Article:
Dr.Shruti Bhat, Leader Pharmaceutical R&D and Expert in hiTech formulation development for over 35 different therapeutic class of drugs moeities, brings to you some highlights from current pharma and clinical research news, views and data.Resveratrol May Help Prevent Age-Related Deterioration Of Eyesight. Resveratrol, found in particularly high levels in grape skin (and consequently red wine)," may help prevent age-related deterioration of eyesight, according to a study published in the American Journal of Pathology. "The substance...is believed to work because it protects against abnormal angiogenesis -- the formation of damaged or mutated blood vessels," a condition which "is linked to cancer, heart disease, and eye diseases, such as age-related macular degeneration." http://www.telegraph.co.uk/health/healthnews/7851772/Drinking-wine-could-protect-your-eyes.html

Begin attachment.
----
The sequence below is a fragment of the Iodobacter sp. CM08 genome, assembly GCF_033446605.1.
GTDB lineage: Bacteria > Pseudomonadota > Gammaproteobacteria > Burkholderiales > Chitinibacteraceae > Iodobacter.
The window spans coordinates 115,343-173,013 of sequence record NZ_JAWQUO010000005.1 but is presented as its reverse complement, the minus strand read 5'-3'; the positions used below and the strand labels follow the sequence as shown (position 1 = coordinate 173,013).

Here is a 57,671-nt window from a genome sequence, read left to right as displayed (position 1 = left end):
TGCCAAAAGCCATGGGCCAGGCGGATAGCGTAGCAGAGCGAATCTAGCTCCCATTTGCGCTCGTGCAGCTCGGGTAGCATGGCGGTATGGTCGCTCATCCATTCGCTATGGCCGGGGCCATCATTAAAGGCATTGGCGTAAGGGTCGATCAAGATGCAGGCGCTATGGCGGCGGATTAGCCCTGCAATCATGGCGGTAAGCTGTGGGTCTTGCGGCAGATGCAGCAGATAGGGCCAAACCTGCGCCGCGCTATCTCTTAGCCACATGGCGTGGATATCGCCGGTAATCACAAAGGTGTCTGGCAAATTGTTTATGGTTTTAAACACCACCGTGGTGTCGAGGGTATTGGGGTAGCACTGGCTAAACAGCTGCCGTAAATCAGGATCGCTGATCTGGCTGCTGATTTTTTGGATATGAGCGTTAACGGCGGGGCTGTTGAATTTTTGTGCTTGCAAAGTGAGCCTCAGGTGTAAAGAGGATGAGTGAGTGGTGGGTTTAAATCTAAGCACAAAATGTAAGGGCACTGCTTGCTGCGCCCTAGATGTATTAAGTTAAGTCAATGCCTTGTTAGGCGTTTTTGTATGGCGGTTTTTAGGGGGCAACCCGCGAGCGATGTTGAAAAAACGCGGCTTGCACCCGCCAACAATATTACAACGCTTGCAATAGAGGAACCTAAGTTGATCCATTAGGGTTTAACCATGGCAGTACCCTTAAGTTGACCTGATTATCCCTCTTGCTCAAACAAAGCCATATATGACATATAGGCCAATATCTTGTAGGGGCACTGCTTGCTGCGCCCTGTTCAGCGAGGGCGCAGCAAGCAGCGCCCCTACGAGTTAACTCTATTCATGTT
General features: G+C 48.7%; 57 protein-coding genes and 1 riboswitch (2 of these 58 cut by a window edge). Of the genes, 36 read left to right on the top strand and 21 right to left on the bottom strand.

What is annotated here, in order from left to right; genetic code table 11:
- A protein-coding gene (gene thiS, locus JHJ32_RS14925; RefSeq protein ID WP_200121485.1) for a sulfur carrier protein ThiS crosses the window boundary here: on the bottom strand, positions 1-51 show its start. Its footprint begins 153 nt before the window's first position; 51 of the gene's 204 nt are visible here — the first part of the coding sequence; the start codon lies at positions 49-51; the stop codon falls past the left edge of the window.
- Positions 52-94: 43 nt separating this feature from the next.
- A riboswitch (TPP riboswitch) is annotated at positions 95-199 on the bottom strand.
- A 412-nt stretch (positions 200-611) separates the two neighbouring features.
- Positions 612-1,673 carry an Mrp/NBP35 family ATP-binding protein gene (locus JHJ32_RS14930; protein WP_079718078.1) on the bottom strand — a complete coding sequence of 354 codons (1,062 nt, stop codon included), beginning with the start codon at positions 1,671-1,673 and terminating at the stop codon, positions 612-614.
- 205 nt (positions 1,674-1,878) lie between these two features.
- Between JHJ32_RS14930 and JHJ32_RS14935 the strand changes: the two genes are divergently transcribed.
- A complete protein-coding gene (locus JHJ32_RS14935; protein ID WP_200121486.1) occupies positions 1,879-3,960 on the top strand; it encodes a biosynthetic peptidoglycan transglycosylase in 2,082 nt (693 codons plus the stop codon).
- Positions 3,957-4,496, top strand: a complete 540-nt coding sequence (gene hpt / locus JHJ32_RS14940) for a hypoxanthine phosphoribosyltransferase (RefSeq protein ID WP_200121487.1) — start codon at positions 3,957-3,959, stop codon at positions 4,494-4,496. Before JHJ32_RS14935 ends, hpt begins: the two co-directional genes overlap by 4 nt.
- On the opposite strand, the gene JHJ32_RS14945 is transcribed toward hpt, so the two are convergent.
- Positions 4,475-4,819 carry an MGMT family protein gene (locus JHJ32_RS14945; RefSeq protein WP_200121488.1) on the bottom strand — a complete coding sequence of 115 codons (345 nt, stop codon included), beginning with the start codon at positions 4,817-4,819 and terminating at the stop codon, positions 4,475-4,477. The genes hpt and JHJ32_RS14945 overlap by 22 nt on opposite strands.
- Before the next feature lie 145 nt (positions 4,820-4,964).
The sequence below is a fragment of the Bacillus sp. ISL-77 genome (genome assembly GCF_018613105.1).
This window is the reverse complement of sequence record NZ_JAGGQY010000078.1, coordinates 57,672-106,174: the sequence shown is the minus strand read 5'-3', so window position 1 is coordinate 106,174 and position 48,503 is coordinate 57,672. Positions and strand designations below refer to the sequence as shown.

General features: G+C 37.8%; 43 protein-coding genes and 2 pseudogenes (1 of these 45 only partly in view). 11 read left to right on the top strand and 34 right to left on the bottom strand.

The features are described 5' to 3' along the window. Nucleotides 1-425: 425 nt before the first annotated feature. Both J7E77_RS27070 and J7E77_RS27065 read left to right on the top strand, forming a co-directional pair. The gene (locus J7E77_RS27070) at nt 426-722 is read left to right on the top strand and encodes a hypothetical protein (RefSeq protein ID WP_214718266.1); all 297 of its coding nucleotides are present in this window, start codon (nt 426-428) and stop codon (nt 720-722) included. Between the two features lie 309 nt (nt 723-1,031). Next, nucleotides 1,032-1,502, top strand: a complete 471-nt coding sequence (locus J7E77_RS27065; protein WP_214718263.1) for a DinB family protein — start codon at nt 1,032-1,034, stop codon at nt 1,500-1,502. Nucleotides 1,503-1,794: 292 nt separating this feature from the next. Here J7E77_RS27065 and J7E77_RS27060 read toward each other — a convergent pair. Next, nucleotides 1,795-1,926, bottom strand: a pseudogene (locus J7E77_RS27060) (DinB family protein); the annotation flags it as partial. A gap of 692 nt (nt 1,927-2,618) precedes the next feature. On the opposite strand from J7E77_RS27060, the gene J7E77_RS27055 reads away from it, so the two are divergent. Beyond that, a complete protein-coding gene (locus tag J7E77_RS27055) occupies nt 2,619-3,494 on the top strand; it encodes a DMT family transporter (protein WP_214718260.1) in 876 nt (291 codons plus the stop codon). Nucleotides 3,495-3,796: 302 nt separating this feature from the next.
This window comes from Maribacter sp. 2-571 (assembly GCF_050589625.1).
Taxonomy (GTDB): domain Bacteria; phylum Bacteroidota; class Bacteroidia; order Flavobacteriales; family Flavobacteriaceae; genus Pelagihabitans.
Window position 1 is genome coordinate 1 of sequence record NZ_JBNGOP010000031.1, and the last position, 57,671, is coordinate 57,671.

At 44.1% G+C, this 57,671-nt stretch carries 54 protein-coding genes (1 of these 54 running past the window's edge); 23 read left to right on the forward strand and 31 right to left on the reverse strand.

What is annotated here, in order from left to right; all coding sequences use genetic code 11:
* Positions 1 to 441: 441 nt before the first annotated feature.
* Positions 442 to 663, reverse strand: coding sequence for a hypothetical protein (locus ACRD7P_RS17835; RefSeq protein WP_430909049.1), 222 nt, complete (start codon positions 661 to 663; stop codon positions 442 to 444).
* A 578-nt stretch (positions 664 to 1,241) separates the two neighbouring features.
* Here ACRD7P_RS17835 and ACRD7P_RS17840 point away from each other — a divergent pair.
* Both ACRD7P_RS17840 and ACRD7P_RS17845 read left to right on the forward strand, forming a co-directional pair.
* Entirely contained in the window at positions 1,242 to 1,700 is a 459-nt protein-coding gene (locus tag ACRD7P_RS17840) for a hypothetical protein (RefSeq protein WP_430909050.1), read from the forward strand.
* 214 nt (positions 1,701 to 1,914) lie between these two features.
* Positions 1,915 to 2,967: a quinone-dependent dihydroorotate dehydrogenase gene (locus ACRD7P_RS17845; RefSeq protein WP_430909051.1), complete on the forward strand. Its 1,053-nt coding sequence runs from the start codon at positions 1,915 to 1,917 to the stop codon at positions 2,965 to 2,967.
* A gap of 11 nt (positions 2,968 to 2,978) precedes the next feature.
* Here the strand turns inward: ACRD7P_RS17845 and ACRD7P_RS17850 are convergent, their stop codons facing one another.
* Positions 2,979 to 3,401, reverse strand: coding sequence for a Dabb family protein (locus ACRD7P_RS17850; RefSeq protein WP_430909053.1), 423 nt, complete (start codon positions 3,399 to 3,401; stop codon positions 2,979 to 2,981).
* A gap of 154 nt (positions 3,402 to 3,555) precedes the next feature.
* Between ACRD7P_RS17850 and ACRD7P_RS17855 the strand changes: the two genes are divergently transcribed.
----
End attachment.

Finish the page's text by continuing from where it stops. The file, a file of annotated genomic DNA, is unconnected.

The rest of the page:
Pfizer Suspends Clinical Trials Of Tanezumab As Potential Osteoarthritis Treatment. Pfizer Inc. Spokesperson said Wednesday it has suspended clinical trials of its drug tanezumab as a potential osteoarthritis treatment, after some patients' conditions worsened." The drugmaker "said it halted the worldwide program following a request by the Food and Drug Administration after reports of a 'small number' of patients experiencing more severe osteoarthritis that led to joint replacement." FDA has also asked the company to show data on potential effects in clinical studies of the drug among patients with cancer pain, interstitial cystitis, chronic low back pain and painful diabetic peripheral neuropathy, Pfizer said." The FDA "will then decide whether to halt Pfizer's remaining trials of tanezumab after reviewing company data." However, "trials for other conditions haven't reported similar adverse events, MacKay Jimeson, a Pfizer spokesman, said."The drugmaker recently reported that patients using the drug for knee pain related to osteoarthritis had positive responses. http://www.forbes.com/feeds/ap/2010/06/23/business-health-care-us-pfizer-halts-study_7714952.htmlhttp://www.bloomberg.com/news/2010-06-23/pfizer-suspends-trial-of-tanezumab-for-osteoarthritis-pain-at-u-s-request.htmlhttp://online.wsj.com/article/SB10001424052748703900004575325320800502744.html Glucosamine, Chondroitin Sales Remain Strong Despite Evidence They May Be Ineffective. Despite a 2006 study published in the New England Journal of Medicine that suggested that "for most people, glucosamine and chondroitin do not soothe knee pain much better than a placebo," Americans nevertheless "spent $838 million on glucosamine and chondroitin in 2008," according to the Nutrition Business Journal. Rheumatologist Sean Whelton, MD, who "attended the American College of Rheumatology meeting where" results of the NEJM study were presented, tells his osteoarthritis patients that the products are safe, but also points out that they may not be "particularly effective."SSRI Antidepressant Use Associated With Cataracts. According to a study published online in the journal Ophthalmology, "SSRI antidepressants raise the risk of cataracts by about 15% -- enough to cause 22,000 extra cataract cases in the US each year." After analyzing "data collected from 18,784 cataract patients and 187,840 comparison patients between 1995 and 2004," researchers found that risk for cataracts was associated with the antidepressants Luvox (fluvoxamine, 39%), Effexor (venlafaxine, 33%), and Paxil (paroxetine, 23%), while overall "use of any SSRI antidepressant raised cataract risk by 15%." The authors theorized that SSRI antidepressants may cause more serotonin to be deposited into receptors in the lens of eye, over time making the lens more opaque. http://www.pharm-education.com/2010/06/resveratrol-seems-to-be-promising-drug.htmlDisclaimer- The content of this article is intended to provide a general guide to the subject matter. Specialist advice should be sought about your specific circumstances.Http://www.drshrutibhat.comExpert at leading Pharmaceutical R&D.Translates innovative concepts to PROFITS.YouTube Channel : Http://www.youtube.com/user/ShrutiBhat10 Introducing ! A new blog- Http://www.PharmaceuticalCareerDevelopment.blogspot.com which contains articles on motivation, career counselling and coaching, job search strategies, personal branding etc. especially for pharma professionals.Do you have questions for the author?